the 5960x will be for the people who need the power of the extra 2 cores provided , for rendering and video production where every second counts , yeah time=money.
    i definitely will buy one of them but only the benchmarks can tell , can't wait for release date .
    Reply
  • deadbc77
    I'm sure glad i fought off my temptation to buy Z97.Can't wait to do a X99 build,but i guess i'll have to.Time to get all my ducks in a row.
    Reply
  • bison88
    The 5960x is marketed as having 500MHz slower clock speed, the same number of lanes, same number of cores, but 5MB more cache, and it's 70% more money? lol, well that makes that decision easy


    Not to mention an extra $500 for 2 extra CPU cores that have been on Extreme parts for quite some time, alas disabled intentionally. Intel continues to bore the market.
    Reply
  • dgingeri
    How are the motherboard manufacturers supposed to handle the fewer PCIe lanes in the 5820k? Is it going to be a different socket, like the Xeon E5-2400 series? If so, that is a big mistake. Besides, putting fewer PCIe lanes on that chip, without the IGP, when the socket 1150 is already anemic and unworkable with more than two video cards, is another mistake. That 5820k sounds like a huge series of compromises that render it a chip without a market.
    Reply
  • dstarr3
    Can't wait to see what the new T processors are about. If the TDP is still 35W or even less, they would be perfect for an SSD-based, fanless, totally silent HTPC.
    Reply
  • SuperVeloce
    The 5960x is marketed as having 500MHz slower clock speed, the same number of lanes, same number of cores, but 5MB more cache, and it's 70% more money? lol, well that makes that decision easy

    Not to mention an extra $500 for 2 extra CPU cores that have been on Extreme parts for quite some time, alas disabled intentionally. Intel continues to bore the market.

    Actually no, as far as we know, dies used for i7 49x0 and 4820 cpu are 6 core versions, 4820k was the only one with disabled cores.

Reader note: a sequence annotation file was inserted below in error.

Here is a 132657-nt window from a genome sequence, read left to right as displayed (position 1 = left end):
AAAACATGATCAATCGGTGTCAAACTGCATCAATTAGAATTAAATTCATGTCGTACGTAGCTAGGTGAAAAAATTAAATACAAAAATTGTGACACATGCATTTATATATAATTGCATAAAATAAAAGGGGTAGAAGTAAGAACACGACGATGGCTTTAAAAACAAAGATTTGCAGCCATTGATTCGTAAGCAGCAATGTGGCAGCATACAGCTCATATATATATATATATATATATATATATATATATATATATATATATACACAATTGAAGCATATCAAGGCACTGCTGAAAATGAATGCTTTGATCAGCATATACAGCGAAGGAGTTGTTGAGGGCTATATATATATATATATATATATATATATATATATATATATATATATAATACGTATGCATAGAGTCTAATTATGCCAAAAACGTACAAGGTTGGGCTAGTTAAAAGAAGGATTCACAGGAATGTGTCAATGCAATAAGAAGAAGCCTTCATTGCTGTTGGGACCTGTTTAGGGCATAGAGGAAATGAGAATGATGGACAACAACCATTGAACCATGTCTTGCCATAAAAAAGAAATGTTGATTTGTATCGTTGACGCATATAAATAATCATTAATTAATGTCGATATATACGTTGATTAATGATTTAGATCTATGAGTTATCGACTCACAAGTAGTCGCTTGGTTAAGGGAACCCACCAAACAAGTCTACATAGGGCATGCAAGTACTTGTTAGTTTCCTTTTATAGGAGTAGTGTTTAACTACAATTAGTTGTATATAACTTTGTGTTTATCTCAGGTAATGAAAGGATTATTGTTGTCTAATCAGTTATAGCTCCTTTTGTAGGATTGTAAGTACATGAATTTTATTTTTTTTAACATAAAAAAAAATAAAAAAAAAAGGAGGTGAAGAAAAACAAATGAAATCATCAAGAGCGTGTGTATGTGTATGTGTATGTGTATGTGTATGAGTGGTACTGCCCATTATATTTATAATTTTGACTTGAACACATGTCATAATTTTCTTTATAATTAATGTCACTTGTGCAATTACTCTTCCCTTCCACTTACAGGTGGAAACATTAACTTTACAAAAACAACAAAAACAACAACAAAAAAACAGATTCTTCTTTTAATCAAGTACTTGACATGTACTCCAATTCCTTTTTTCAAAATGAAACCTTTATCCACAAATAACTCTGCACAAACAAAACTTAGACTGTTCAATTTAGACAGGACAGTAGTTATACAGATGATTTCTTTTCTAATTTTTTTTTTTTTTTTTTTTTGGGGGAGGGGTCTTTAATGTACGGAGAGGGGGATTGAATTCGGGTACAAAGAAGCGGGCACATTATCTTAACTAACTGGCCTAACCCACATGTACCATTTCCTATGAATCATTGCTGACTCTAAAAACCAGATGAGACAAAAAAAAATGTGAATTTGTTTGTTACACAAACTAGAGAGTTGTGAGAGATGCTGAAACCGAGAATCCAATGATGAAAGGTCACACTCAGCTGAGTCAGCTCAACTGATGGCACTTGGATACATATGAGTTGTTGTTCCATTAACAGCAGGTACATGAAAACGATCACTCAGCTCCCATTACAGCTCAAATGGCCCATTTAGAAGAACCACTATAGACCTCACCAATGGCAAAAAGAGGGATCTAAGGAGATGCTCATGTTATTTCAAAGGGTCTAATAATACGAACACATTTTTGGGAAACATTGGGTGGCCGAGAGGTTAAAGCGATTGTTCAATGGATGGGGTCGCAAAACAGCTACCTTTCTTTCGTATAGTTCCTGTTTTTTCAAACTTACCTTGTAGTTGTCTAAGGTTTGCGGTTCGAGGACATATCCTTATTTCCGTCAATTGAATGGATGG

Reply
  • CaedenV
    Moving from my old Sandy Bridge quad core to modern quad core chips is really more of a step sideways rather than an upgrade... but being able to move up to a 6 core part for under $400 that can fully populate 2 PCIe graphics ports? Sounds like an E series chip just might be in my future yet. Granted I need to get through school first, so it will still probably wait until Skylake, but it is good to know that 6 core parts are starting to come down in price!
    Reply
  • kittle
    hrm.. 5930x @ 3.5ghz sounds like it "might" be an upgrade to my i7 980x. only time and benchmarks will tell
    Reply
  • bison88
    The 5960x is marketed as having 500MHz slower clock speed, the same number of lanes, same number of cores, but 5MB more cache, and it's 70% more money? lol, well that makes that decision easy

    Not to mention an extra $500 for 2 extra CPU cores that have been on Extreme parts for quite some time, alas disabled intentionally. Intel continues to bore the market.

    Actually no, as far as we know, dies used for i7 49x0 and 4820 cpu are 6 core versions, 4820k was the only one with disabled cores.

    Yeah, they fixed that error with Ivy Bridge, but the original error stemmed from Sandy Bridge.

    http://ixbtlabs.com/articles3/cpu/intel-ci7-39x0-lga2011-p1.html

    The x820 versions have always usually been there own thing with some originality behind them.
    Reply